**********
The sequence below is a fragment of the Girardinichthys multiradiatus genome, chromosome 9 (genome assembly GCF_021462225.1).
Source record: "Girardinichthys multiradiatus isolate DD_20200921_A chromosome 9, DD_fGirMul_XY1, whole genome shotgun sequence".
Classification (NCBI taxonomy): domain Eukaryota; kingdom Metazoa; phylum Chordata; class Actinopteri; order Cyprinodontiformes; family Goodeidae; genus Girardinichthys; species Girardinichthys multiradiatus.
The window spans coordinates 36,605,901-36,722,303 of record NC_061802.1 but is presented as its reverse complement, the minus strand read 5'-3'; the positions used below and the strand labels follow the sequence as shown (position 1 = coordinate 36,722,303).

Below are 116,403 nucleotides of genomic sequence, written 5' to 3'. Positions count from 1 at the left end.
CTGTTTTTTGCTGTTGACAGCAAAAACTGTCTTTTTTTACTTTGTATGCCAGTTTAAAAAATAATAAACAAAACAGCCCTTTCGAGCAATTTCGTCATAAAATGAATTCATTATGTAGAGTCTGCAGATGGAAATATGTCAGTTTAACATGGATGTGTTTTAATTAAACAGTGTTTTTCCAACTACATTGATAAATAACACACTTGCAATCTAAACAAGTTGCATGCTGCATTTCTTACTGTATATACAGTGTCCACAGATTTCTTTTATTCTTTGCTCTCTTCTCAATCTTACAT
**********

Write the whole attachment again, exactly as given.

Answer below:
The sequence below is a fragment of the Girardinichthys multiradiatus genome, chromosome 9 (genome assembly GCF_021462225.1).
Source record: "Girardinichthys multiradiatus isolate DD_20200921_A chromosome 9, DD_fGirMul_XY1, whole genome shotgun sequence".
Classification (NCBI taxonomy): domain Eukaryota; kingdom Metazoa; phylum Chordata; class Actinopteri; order Cyprinodontiformes; family Goodeidae; genus Girardinichthys; species Girardinichthys multiradiatus.
The window spans coordinates 36,605,901-36,722,303 of record NC_061802.1 but is presented as its reverse complement, the minus strand read 5'-3'; the positions used below and the strand labels follow the sequence as shown (position 1 = coordinate 36,722,303).

Below are 116,403 nucleotides of genomic sequence, written 5' to 3'. Positions count from 1 at the left end.
CTGTTTTTTGCTGTTGACAGCAAAAACTGTCTTTTTTTACTTTGTATGCCAGTTTAAAAAATAATAAACAAAACAGCCCTTTCGAGCAATTTCGTCATAAAATGAATTCATTATGTAGAGTCTGCAGATGGAAATATGTCAGTTTAACATGGATGTGTTTTAATTAAACAGTGTTTTTCCAACTACATTGATAAATAACACACTTGCAATCTAAACAAGTTGCATGCTGCATTTCTTACTGTATATACAGTGTCCACAGATTTCTTTTATTCTTTGCTCTCTTCTCAATCTTACAT